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The Future of the Dark Universe is Unclear, But It Always Has Been

‘The Mummy’ director Alex Kurtzman, who has also been a producer of the whole franchise, might be exiting.
The Mummy
By  · Published on August 10th, 2017

‘The Mummy’ director Alex Kurtzman, who has also been a producer of the whole franchise, might be exiting.

Following the negative response from critics and its mediocre $79M domestic box office take, The Mummy is having quite the effect on the cinematic universe it means to spawn. The latest on the uncertainty of the future of the Dark Universe franchise is that director Alex Kurtzman revealed to IGN that he is not sure about his involvement in further installments. When asked about his continued involvement, the filmmaker replied:

“You know, the truth is, I don’t know. I really don’t know. I haven’t really decided is the honest answer.”

After the movie’s disappointing box office, it was not long before the blame game began. While some have argued that the extensive control Tom Cruise had over the project negatively affected the final product, it seems that Kurtzman is taking most of the heat. Ultimately, the prospect of his exit from the franchise would pose yet another setback for production.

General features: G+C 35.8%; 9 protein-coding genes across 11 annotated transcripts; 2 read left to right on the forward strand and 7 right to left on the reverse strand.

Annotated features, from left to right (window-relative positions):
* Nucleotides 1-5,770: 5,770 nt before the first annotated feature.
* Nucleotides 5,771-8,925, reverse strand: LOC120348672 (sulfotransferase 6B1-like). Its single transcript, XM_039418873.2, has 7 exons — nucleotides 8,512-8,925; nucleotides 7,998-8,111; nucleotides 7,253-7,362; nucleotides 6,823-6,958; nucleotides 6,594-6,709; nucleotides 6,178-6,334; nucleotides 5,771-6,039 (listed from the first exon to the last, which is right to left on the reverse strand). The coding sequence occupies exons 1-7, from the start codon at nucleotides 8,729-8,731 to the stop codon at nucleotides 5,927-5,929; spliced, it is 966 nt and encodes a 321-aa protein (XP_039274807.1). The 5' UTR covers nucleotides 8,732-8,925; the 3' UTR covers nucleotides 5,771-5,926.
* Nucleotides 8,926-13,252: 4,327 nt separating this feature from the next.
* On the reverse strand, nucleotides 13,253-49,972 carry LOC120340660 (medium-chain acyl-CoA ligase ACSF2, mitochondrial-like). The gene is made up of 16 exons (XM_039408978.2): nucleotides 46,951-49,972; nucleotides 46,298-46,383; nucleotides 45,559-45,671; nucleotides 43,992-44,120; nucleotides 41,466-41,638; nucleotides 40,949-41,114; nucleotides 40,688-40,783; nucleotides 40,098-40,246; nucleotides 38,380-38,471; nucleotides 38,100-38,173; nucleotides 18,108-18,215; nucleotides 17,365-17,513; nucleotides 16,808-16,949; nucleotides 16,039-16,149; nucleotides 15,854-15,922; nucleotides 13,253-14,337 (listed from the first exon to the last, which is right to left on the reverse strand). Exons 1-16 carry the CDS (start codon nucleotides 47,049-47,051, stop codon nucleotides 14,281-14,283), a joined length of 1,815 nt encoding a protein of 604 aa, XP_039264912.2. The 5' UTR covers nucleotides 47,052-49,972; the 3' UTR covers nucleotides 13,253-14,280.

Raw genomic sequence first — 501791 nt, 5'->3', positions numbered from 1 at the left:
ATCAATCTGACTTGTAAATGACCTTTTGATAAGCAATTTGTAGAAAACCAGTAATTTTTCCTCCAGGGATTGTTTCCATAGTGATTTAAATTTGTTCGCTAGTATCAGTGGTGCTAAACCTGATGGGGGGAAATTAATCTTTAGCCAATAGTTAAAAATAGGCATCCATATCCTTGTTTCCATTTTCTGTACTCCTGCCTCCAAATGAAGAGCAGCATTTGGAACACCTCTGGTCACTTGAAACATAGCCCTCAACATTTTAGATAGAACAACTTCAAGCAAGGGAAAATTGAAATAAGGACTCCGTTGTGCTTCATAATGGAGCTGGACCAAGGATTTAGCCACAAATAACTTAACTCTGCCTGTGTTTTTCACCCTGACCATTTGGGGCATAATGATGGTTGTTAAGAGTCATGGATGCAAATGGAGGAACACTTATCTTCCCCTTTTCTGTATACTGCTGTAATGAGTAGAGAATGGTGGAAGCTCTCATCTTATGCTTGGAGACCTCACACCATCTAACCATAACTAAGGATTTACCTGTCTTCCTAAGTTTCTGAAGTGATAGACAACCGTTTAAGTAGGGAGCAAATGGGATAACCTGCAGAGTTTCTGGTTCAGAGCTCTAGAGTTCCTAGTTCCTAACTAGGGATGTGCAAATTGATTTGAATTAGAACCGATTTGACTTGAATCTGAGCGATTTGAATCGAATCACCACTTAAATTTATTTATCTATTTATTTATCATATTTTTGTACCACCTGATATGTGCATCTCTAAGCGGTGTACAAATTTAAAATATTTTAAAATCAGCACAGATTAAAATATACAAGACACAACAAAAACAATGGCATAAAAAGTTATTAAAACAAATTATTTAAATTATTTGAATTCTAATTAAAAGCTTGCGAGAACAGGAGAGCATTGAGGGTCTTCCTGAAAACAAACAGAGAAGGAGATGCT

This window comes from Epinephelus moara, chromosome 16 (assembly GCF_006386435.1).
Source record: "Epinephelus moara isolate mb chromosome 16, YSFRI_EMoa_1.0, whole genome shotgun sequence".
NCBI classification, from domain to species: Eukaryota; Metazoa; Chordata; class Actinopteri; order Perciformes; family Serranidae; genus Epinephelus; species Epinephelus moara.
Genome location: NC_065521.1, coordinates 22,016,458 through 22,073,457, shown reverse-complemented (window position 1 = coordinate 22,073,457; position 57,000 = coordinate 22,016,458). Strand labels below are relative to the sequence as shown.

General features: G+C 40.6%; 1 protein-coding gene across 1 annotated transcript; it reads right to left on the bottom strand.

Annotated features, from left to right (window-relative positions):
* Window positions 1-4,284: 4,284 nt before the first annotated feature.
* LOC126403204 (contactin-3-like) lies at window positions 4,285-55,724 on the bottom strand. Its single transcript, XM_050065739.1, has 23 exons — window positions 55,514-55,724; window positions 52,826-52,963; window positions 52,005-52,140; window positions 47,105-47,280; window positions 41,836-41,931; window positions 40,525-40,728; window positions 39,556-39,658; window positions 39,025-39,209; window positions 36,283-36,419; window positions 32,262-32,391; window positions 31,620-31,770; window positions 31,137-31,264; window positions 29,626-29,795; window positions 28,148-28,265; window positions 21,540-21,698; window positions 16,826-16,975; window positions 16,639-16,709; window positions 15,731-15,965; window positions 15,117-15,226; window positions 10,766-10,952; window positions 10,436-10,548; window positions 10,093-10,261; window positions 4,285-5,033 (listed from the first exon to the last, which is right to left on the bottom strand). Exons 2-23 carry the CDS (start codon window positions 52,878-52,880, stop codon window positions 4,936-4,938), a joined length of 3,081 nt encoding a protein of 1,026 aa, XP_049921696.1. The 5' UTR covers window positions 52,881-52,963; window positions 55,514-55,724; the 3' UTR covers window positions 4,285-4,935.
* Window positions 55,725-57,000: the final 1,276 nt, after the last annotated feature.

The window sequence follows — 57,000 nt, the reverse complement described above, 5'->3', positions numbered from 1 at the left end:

Along with Fast & Furious screenwriter Chris Morgan, Kurtzman was producing and overseeing the creative development of the next installment, The Bride of Frankenstein — to be released on February 14, 2019 — and upcoming films The Invisible Man (starring Johnny Depp), Dracula, Creature from the Black Lagoon, Phantom of the Opera, and Hunchback of Notre Dame.

While The Mummy definitely has its flaws, it is a stretch to think that Kurtzman’s departure would singlehandedly fix the saga’s sloppy start, especially when Universal’s venture in the shared cinematic universe business wasn’t built up on solid ground. The studio’s plans for this franchise have never been clear, and there lies one of the core problems with The Mummy and the Dark Universe. So, it’s helpful to look back at how the studio has (mis)handled the idea from the beginning in order to gauge how it might move forward.

In May 2012, Kurtzman and writing partner Roberto Orci signed a production deal with Universal and began working on the reboots for The Mummy and Van Helsing, with Tom Cruise set to star in the latter as the titular vampire slayer. A couple of months later, the very busy Kurtzman released his directorial debut, People Like Us. And over the next two years, he worked with Orci as writer and/or producer on tentpole releases such as Star Trek Into Darkness, Now You See Me, Ender’s Game, and The Amazing Spider-Man 2, leaving the deal on standby.

In April 2014, Kurtzman and Orci ended — on good terms — their creative partnership. Then, in July, Universal announced plans for a shared universe that would reboot their classic monsters, starting with The Mummy in 2017, with Kurtzman and Morgan overseeing the project. A few months later, the studio put out Dracula Untold, featuring a reshot ending scene that could purportedly connect it to the other monster movies, though even director Gary Shore was unsure about whether the film was the beginning of the franchise or not.